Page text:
Conference to ask if Norwich could be East Anglia’s first smart city

A driverless car made by Google. (AP Photo/Tony Avelar, File)

A driverless car made by Google. (AP Photo/Tony Avelar, File) - Credit: AP

Has East Anglia got the potential to host a smart city? Could that city be Norwich?

Where are LoRa networks operating at the moment? Picture: The Things Network

Where are LoRa networks operating at the moment? Picture: The Things Network - Credit: The Things Network

These are the questions which will be unpacked at an inter-national technology conference coming to the East of England next month.

The Things Conference on Tour has visited some of Europe's most advanced cities in the world, from Amsterdam to Pisa, and will come to Norwich to bring together experts in Long Range Wide Area Networks (LoRaWAN) to discuss how the technology can be used to build a smart city.

LoRaWan combines low power devices, which can communicate location or environment over a wide area.

Emily-Jayne Crittenden is the director of Soft Apps Ltd, and organiser of the two-day conference.

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She said: 'A practical example of LoRaWAN in action could be a car park. Low power sensors would detect whether a space is free or not, and relay that information to a mobile device, showing up as green or red. Bringing it on another level, this could be linked so that a driver's sat nav automatically took the vehicle to the closest available parking space.'

As well as providing a chance to teach businesses about the technology, Ms Crittenden said the conference would offer a chance for people who may not know anything about LoRaWAN to learn more and get involved in its development for commercial and service use.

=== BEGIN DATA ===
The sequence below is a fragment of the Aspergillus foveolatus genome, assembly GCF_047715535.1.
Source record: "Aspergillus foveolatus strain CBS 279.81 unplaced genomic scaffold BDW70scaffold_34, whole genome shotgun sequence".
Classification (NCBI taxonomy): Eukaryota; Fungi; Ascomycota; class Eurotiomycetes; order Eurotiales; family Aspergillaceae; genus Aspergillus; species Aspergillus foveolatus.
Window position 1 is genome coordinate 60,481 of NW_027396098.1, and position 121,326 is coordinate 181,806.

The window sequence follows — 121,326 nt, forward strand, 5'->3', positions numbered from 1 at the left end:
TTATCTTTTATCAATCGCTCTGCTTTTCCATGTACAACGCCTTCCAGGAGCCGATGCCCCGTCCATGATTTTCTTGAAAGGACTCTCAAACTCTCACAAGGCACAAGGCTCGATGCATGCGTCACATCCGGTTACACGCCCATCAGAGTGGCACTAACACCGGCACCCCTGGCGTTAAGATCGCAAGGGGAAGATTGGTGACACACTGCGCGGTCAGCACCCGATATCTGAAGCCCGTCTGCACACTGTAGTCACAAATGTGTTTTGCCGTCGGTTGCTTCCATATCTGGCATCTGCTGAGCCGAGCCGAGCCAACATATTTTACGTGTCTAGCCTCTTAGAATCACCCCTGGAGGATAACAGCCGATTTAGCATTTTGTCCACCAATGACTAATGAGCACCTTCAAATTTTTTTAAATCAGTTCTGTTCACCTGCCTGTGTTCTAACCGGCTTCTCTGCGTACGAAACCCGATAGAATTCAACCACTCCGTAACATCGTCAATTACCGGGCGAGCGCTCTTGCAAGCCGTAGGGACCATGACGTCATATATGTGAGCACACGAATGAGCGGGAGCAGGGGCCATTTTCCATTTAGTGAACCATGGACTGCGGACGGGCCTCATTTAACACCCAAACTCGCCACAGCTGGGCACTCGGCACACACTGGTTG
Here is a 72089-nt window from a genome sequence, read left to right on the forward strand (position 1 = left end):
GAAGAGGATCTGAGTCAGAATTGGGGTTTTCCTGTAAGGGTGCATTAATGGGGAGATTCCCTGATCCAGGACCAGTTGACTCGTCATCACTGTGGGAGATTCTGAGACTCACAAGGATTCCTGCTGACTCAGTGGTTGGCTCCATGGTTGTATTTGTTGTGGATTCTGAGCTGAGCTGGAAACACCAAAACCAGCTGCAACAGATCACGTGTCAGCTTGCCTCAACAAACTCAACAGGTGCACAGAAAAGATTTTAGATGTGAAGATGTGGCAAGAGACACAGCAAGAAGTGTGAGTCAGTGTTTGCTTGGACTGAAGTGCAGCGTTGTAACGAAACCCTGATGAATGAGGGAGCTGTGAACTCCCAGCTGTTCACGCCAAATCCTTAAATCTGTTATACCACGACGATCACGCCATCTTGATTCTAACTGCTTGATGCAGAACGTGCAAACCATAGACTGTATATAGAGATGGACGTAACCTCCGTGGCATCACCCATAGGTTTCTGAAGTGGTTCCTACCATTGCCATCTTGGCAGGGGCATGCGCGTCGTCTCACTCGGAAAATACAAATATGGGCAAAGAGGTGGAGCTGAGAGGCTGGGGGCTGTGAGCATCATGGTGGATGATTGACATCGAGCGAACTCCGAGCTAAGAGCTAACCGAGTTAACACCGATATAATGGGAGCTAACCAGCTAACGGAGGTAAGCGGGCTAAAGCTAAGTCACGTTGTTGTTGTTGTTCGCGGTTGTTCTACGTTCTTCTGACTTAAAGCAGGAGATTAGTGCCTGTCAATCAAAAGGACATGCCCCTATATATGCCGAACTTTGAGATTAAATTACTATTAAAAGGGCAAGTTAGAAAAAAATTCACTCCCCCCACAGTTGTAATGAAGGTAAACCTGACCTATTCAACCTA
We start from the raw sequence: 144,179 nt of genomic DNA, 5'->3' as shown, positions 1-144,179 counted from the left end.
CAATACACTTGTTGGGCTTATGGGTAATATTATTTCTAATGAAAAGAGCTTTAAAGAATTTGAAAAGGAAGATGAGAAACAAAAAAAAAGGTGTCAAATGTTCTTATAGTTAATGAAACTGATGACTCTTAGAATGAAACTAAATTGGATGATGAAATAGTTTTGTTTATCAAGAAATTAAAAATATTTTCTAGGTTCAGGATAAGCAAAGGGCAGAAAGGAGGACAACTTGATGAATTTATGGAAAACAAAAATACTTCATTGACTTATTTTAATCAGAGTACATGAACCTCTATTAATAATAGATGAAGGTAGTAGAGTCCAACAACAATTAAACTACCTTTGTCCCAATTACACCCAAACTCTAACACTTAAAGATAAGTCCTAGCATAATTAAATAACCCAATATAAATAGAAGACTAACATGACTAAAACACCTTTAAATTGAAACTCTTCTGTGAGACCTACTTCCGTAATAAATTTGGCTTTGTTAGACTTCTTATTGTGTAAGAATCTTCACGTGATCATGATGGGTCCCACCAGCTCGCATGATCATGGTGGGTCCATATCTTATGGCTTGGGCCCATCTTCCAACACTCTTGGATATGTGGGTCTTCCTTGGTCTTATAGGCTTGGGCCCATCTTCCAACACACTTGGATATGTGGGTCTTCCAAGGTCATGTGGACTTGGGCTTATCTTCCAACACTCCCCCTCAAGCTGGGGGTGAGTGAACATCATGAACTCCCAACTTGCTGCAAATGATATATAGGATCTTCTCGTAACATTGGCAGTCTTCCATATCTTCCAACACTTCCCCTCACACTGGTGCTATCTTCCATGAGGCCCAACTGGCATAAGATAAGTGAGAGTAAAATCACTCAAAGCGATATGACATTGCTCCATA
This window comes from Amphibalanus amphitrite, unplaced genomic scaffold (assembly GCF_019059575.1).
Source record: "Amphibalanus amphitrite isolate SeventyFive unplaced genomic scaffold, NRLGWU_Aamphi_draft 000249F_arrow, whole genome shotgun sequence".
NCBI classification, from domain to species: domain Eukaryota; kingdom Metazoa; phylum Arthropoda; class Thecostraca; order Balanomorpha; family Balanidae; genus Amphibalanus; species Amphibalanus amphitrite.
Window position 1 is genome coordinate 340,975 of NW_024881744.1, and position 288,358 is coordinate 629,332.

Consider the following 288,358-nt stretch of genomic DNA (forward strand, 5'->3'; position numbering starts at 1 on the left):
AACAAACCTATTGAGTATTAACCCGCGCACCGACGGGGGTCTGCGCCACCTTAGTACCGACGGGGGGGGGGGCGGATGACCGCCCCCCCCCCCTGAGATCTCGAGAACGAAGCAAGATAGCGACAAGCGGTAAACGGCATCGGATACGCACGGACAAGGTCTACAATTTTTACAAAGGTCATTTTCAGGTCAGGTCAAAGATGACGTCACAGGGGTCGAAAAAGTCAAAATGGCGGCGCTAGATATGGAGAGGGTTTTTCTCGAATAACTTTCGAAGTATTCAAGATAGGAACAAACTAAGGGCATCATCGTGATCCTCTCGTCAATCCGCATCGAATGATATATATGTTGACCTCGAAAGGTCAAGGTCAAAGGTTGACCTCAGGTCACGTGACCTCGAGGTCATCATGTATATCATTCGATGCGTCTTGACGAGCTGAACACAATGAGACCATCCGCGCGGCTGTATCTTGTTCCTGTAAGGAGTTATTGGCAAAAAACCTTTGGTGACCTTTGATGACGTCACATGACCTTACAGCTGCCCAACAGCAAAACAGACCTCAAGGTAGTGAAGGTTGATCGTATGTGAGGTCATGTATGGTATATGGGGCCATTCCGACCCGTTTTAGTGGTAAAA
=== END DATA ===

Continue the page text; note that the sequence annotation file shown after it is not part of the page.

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'Norwich could absolutely become one of the leading smart cities in the UK. Norfolk has a very receptive council to LoRaWAN and the area also has the skills to make use of the technology,' she said.

'Cities like Bruges and Amsterdam are already smart cities, so when I was approached by an individual from Microsoft about bringing the conference to Norwich whilst on tour I jumped at the chance.

'We need to work corroboratively across the country to have the infra-structure in place to be able to support, for example, automated cars.'

The event will also put theory into practise with a Hack A Thing event, where attendees will create solutions to real world problems facing local authorities.

The event will be held on October 15 and 16 at St Andrews Hall in Norwich.

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